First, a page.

There is no one right way, but I choose to teach these paragraphs formulaically. I let students know along the way there are other ways to do this well, you don’t always have to be this structured, but I liken it to being a chef: first you learn how to cook by following a recipe, and eventually that gives way to you adding your own spices and flavors!
Opening paragraph requirements:
- Transition to thesis statement
- Thesis statement
I usually start with the thesis statement since the students have just completed their outlines. The thesis statement should show what position the writer has taken and the topics of the body paragraphs to come.
Next, I teach three choices to create a hook: ask questions, anecdotes, and interesting facts/statistics. Here’s where the prep work comes in: you must craft an example of each type of hook for the same essay prompt (this is included in my individual and unit lessons).
Finally, I post the hook and the thesis statement with a large space in between. I ask the students to help me craft a transition to thesis that blends the two sections together. The trick is to keep it simple. It should be one true statement about your topic that doesn’t steal the thunder from your body paragraph ideas.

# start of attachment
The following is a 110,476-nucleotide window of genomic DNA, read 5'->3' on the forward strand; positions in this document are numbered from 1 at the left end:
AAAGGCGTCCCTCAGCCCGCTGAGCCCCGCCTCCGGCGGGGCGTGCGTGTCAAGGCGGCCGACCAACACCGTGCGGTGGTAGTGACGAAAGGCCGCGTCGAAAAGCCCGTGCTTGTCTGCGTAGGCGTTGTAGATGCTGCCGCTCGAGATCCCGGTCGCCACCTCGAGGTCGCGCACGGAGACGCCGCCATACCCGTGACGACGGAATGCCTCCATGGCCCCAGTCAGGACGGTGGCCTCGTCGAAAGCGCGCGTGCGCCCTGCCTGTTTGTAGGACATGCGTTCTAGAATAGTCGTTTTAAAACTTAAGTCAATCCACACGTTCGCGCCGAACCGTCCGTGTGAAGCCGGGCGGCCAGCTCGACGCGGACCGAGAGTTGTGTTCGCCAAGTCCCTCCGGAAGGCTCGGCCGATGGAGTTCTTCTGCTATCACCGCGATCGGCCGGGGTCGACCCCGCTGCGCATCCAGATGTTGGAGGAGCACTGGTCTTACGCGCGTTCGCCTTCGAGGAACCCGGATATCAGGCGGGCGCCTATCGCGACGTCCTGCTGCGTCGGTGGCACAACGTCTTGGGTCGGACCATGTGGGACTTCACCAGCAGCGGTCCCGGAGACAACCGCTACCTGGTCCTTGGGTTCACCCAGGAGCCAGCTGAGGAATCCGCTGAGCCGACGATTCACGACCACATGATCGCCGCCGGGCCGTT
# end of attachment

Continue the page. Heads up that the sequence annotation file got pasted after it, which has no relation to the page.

Closing paragraph requirements:
- Connect to the hook in the opening paragraph
- Re-state the thesis
- Call to action
Good news! The three examples of hooks you used for the opening paragraph lessons will be used again in this lesson. You will need to show students how to connect back to the hook without introducing new (especially conflicting) information for each approach.
Next, re-word the thesis so it isn’t an exact repetition of what was used in the opening paragraph, but conveys the same information.
Finally, teach students to conclude by telling their reader what they should think or do next.
Giving students compelling prompts is important, and you can find inspiration in absolutely any controversy. Not sure what to do? Look to a problem in your school, community, or country. It’s often helpful to have a short discussion/debate on a topic to help students think of and flesh out ideas.
You’ve got this! You can not only survive teaching writing, but thrive! Not convinced? Try my No/Low prep. Persuasive Writing Unit. It comes with editable PowerPoint lessons, student notes, practice handouts, and more. Watch the video preview below for more details or click through to the Persuasive Writing unit!